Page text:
## Explanation

This formula relies on a helper column that already contains a sequential list of numbers to represent an established sort order. The numbers in the helper column are independent of the operation of this formula. As long as the sequence is continuous, it can represent an ascending or descending sort, or even an arbitrary sort. In most cases, values will come from a formula.

At the core, this is a simple INDEX and MATCH formula, where INDEX retrieves a value based on a specified row number:

```
=INDEX(item,row)
```

The trick is that the row is calculated with the MATCH function based on values in the sort column:

```
MATCH(ROWS($D$5:$D5),sort,0)
```

The lookup value in MATCH is generated with the ROWS function and an expanding reference. In row 5 of the worksheet, the range includes one cell and ROWS returns 1. In row 6, the range includes two cells and ROWS returns 2, and so on.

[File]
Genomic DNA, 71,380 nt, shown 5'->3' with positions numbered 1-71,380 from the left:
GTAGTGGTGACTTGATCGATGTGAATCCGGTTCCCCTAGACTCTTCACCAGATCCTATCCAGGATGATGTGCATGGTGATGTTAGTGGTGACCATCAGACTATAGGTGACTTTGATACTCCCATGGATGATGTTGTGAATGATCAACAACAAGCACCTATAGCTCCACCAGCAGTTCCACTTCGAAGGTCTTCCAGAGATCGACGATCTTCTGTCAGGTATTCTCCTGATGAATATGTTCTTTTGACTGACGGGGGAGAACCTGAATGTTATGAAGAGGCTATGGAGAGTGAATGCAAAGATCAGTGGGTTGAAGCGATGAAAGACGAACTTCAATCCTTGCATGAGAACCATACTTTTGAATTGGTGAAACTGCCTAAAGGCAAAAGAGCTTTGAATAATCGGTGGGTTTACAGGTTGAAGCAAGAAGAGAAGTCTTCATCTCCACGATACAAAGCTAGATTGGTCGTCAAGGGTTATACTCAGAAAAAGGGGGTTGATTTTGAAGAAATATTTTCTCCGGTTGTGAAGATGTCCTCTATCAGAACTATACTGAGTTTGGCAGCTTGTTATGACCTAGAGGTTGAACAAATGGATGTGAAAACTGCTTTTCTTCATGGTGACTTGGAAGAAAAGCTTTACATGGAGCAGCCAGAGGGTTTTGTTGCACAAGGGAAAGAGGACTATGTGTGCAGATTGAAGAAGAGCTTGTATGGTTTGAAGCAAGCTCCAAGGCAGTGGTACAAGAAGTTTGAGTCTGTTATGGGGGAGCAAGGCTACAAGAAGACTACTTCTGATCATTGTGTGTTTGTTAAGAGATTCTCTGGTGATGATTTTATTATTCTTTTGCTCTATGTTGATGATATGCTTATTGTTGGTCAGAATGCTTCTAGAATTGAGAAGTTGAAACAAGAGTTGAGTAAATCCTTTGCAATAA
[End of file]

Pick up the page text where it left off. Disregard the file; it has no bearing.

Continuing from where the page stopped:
The array is the named range "sort" (D5:D11). At each row, MATCH locates the lookup value and returns the position of that row number in the original data.

Since we want an exact match, the third argument, match type, is supplied as zero.

The value returned by MATCH feeds into the INDEX function as the row number, and INDEX returns the item at that position in the original data.